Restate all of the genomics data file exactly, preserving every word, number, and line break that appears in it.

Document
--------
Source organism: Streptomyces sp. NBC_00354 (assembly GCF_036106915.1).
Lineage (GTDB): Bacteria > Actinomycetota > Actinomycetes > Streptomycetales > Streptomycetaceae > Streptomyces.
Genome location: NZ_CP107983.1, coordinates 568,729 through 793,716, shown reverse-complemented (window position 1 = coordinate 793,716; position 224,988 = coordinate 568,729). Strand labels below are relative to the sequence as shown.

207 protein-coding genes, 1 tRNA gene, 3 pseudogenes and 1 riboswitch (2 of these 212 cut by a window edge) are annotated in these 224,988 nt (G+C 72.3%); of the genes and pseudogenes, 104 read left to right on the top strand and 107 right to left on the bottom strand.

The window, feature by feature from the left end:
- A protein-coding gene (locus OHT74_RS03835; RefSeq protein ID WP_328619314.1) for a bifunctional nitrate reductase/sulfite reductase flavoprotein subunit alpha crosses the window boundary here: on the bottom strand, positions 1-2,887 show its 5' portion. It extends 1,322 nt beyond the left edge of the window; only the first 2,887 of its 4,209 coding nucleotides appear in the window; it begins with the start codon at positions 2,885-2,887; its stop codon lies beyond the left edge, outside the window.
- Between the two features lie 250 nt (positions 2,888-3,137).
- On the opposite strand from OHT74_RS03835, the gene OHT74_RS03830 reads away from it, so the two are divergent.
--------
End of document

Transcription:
Source organism: Streptomyces sp. NBC_00354 (assembly GCF_036106915.1).
Lineage (GTDB): Bacteria > Actinomycetota > Actinomycetes > Streptomycetales > Streptomycetaceae > Streptomyces.
Genome location: NZ_CP107983.1, coordinates 568,729 through 793,716, shown reverse-complemented (window position 1 = coordinate 793,716; position 224,988 = coordinate 568,729). Strand labels below are relative to the sequence as shown.

207 protein-coding genes, 1 tRNA gene, 3 pseudogenes and 1 riboswitch (2 of these 212 cut by a window edge) are annotated in these 224,988 nt (G+C 72.3%); of the genes and pseudogenes, 104 read left to right on the top strand and 107 right to left on the bottom strand.

The window, feature by feature from the left end:
- A protein-coding gene (locus OHT74_RS03835; RefSeq protein ID WP_328619314.1) for a bifunctional nitrate reductase/sulfite reductase flavoprotein subunit alpha crosses the window boundary here: on the bottom strand, positions 1-2,887 show its 5' portion. It extends 1,322 nt beyond the left edge of the window; only the first 2,887 of its 4,209 coding nucleotides appear in the window; it begins with the start codon at positions 2,885-2,887; its stop codon lies beyond the left edge, outside the window.
- Between the two features lie 250 nt (positions 2,888-3,137).
- On the opposite strand from OHT74_RS03835, the gene OHT74_RS03830 reads away from it, so the two are divergent.